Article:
Tibetan journalists’ body honours Woeser on its 10th Anniversary
Phayul[Wednesday, December 19, 2007 17:53]
By Phurbu Thinley

Mr Thubten Samphel, Secretary for Information of the Department of Information and International Relations, holds the medal to be presented to the famed Tibetan writer Tsering Woeser (Photo: Tibet.net)
Mr Thubten Samphel, Secretary for Information of the Department of Information and International Relations, holds the medal to be presented to the famed Tibetan writer Tsering Woeser (Photo: Tibet.net)
Dharamsala, December 19: Tibetan woman writer Tsering Woeser was on Monday awarded an honorary medal by the Association of Tibetan Journalists (ATJ) during the commemoration of its 10th founding anniversary day.

The Chief Guest of the morning function, Mr Thupten Samphel, Secretary for Department of Information and International Relations, Central Tibetan Administration (CTA), presented the freedom of speech medal to a Voice of Tibet reporter, who took the award on Woeser’s behalf.

Woeser is a Tibetan author writing in Chinese. Born in Lhasa in 1966, Woeser was raised and educated in Kham-Derge during and post-Cultural Revolution in schools with Chinese medium curriculae. She graduated from the Department of Chinese Language and Literature at the South West University for Nationalities in Chengdu, in 1988. She worked as a reporter for Ganze (Kardze in Tibetan) Daily in Kham before joining as an editor of Lhasa-based Tibetan Literature (Xizang Wenxue), an official Chinese language journal of the Literature Association of the Tibet Autonomous Region.

Tsering Woeser (File Photo: Tibetwrites.org)
Tsering Woeser (File Photo: Tibetwrites.org)
She is the author of books such as “Tibet Above” (Xizang Supreme), “Notes on Tibet” (Xizang Biji) and “Map of Burgundy Red” (Xianghongsede Ditu). It was her second book, “Notes on Tibet”; a compilation of 38 short stories on Tibetan culture, first published in 2003, that caused her troubles.

In October 2004, Chinese authorities decreed that the book contained “political errors” and subsequently banned for revealing opinions "that are harmful to the unification and solidarity of our nation" and, containing sympathetic and favourable references to the Dalai Lama.

Sine then, Woeser has been removed from her position in the “TAR” Literature Association and the housing assigned to her has been confiscated and was further deprived of her income, medical insurance, and retirement pension, and restricted from applying for a passport to leave the country.

Initially she was asked to admit her mistakes and apologize for harming the reputation of the publishing house and disgracing the government. However, she refused flatly. Instead, in her letter, dated September 14, 2003, explaining her refusal to admit any mistake to the TAR Literature Association’s highest decision-making circle Wenlian Party Group, she wrote “From my perspective, to cooperate is to violate the calling and conscience of a writer” saying “The charges against ‘notes on Tibet’ have mainly centered around my points of view on religion and Tibet’s reality.”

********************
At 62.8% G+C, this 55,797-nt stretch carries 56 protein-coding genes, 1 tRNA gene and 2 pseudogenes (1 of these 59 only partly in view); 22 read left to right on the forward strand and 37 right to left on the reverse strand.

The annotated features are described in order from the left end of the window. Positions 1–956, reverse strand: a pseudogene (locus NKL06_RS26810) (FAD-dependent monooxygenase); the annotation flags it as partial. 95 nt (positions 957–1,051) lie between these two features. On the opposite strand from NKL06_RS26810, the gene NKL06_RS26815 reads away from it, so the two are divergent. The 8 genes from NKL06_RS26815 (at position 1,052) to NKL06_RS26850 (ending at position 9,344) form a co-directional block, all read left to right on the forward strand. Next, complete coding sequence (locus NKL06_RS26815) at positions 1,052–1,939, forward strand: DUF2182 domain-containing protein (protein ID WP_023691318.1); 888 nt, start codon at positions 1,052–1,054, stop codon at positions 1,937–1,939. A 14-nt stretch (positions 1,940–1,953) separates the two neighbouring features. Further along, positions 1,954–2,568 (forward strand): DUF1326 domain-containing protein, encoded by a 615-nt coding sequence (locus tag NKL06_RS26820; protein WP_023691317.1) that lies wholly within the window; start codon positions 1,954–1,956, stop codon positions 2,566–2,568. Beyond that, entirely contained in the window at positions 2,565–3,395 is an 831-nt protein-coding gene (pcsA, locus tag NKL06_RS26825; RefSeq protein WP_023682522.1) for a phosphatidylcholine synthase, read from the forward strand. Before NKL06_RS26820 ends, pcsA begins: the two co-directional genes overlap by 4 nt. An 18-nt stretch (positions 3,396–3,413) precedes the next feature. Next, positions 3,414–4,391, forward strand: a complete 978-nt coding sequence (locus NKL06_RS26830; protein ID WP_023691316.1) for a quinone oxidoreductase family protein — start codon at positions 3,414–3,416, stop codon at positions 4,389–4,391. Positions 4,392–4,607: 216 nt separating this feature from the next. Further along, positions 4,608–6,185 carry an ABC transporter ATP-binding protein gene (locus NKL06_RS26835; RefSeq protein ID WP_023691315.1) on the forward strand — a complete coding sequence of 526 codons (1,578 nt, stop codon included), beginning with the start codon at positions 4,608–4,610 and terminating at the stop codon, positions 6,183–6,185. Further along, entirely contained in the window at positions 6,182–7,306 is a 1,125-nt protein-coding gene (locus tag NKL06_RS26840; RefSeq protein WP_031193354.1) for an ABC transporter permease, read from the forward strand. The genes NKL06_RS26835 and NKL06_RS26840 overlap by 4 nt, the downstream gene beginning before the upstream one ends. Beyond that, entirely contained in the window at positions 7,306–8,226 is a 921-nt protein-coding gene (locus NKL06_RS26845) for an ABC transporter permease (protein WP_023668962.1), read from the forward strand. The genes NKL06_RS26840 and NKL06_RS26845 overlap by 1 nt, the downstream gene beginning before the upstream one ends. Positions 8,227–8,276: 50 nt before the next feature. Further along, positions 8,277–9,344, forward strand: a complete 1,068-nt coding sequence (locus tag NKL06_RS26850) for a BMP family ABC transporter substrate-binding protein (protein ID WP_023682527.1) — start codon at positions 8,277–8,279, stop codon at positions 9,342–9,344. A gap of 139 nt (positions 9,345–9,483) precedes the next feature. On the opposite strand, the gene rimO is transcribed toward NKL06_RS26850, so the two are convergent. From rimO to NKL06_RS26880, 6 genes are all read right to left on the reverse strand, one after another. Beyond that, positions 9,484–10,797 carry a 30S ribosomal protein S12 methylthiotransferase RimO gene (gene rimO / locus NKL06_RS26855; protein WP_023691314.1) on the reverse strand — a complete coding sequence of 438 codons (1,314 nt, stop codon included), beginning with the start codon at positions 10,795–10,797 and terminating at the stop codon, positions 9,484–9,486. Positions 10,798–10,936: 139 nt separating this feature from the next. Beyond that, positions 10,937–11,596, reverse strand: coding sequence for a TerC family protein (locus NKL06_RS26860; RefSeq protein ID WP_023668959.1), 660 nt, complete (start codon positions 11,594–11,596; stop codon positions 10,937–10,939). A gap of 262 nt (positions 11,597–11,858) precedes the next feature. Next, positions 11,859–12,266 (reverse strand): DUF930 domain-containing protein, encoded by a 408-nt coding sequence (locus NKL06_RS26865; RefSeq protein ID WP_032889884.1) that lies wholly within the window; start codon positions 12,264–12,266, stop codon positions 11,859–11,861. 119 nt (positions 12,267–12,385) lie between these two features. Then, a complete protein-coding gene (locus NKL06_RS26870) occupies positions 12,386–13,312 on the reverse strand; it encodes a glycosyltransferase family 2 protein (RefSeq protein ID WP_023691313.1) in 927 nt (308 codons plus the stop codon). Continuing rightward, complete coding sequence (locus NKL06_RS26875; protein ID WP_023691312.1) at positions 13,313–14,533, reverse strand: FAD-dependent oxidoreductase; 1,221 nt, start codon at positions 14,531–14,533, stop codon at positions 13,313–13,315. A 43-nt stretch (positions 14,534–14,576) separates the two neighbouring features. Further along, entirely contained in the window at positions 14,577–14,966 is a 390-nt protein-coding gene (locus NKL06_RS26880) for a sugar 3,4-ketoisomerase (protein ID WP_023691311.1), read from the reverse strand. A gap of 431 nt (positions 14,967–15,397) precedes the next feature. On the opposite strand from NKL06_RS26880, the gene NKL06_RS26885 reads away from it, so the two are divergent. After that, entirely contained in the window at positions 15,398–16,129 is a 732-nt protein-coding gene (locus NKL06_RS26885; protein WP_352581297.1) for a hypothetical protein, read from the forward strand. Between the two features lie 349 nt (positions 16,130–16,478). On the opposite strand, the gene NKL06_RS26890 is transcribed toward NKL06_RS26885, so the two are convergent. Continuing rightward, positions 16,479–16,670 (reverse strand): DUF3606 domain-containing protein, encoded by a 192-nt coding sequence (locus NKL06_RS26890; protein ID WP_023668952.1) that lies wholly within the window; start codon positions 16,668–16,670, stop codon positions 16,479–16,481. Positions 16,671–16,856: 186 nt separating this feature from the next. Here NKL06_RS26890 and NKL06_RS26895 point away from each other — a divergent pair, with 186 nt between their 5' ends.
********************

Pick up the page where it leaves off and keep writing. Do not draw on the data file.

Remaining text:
Her unrelenting courage to pen down the true realities of Tibet under the wide attention of Chinese Communist authorities is known to have ignited a new literary movement inside Tibet. Because of the ban on her book, she is now unemployed and living in self-exiled in Beijing.

In her acceptance speech, for ATJ’s medal of honour, from Beijing, (a translated Tibetan version of which was read out by the ATJ’s General Secretary Yeshi Choesang); Woeser writes, “In reality, the three Tibetan writers Dawa Gyaltsen, Jamphel Gyatso and Dolma Kyab and many other Tibetan political prisoners who are still subjected to torture and persecution in Chinese jails inside Tibet are more deserving of this medal of honour”.

Insisting one must always stand up for one’s right to win freedom; Woeser writes “If every one gives up their rights out of fear, then there will be more unrestricted oppression from leaders”. So, in her acceptance speech, she writes, “The best way to enjoy freedom of speech and expression is to break out of the restricted rules and regulation curtailing freedom.”

The Tibetan journalists came together and formed the association in 1997. The Club has more than 40 members, who are mostly based in Dharamsala, the seat of the Dalai Lama led Tibetan Government-in-Exile.

The organisation aims to facilitate free, fair and accurate delivering of news of the situation and developments both within and outside Tibet and to protect the democratic right of freedom of speech.

Speaking at the Tibetan journalists’ function, Spokesperson of the Tibet’s Government-in-exile Mr Samphel said that the Tibetan media have the greater responsibility in further promoting the evolving Tibetan democracy and safeguard the freedom of speech and expression as enshrined in the exile Tibetan democracy.

Describing the democracy bestowed upon Tibetan people by His Holiness the Dalai Lama as “very precious”, Mr Samphel said media has particular role “to promote democracy and especially the integral democratic principle of free speech and expression”.